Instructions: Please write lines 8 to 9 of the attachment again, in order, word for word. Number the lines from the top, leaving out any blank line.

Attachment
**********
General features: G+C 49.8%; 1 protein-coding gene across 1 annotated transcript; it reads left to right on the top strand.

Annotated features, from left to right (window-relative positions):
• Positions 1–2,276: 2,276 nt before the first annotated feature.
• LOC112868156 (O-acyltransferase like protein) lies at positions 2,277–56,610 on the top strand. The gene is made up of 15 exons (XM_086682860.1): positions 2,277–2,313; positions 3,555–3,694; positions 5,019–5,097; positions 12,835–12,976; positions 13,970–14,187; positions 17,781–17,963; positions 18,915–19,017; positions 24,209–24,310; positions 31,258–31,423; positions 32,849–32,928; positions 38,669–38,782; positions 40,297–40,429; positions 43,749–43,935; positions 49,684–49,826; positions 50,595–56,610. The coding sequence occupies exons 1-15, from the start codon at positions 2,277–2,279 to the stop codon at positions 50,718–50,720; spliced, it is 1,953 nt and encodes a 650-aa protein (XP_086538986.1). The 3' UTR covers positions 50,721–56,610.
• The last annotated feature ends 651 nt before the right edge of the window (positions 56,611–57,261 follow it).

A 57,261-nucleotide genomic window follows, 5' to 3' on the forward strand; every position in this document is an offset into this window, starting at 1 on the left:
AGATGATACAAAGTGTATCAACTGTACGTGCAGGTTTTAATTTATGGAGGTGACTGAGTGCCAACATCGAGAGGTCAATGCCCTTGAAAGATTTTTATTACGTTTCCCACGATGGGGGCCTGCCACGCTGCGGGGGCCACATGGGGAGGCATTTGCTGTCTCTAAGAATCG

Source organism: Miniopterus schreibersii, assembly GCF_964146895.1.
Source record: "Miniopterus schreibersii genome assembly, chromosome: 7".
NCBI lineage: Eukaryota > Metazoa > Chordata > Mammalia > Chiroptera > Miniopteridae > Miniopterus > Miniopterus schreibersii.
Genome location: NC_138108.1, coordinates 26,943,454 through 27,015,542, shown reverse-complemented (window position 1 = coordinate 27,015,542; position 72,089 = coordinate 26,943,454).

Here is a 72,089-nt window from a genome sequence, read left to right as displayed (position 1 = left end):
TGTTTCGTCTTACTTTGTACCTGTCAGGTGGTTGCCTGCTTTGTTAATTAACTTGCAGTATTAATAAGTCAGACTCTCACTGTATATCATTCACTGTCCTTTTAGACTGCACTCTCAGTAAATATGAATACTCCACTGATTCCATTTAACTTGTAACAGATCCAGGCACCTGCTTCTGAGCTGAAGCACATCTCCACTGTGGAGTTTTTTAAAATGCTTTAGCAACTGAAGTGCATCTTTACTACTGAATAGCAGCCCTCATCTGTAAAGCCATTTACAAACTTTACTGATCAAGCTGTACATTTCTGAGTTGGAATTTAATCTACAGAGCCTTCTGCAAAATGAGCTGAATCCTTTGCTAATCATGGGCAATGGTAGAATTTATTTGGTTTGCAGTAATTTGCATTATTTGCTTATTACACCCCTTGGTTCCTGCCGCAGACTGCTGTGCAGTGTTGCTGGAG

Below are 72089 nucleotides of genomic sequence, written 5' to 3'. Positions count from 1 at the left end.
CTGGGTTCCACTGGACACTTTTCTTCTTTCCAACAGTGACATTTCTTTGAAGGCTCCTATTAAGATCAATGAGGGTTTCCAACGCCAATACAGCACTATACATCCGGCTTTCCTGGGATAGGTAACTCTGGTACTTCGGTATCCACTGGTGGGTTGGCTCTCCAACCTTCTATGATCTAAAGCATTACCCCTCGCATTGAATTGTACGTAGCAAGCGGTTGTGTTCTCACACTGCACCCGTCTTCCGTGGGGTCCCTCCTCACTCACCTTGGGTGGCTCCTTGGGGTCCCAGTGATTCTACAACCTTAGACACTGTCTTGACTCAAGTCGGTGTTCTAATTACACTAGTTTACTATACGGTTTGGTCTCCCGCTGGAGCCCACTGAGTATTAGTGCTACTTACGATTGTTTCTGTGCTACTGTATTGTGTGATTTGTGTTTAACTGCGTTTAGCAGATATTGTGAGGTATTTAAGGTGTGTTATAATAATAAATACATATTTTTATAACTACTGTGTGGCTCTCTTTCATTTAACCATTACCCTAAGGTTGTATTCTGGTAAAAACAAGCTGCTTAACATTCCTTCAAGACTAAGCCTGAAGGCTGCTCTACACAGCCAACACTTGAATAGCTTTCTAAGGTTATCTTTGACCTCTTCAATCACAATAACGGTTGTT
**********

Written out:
Source organism: Miniopterus schreibersii, assembly GCF_964146895.1.
Source record: "Miniopterus schreibersii genome assembly, chromosome: 7".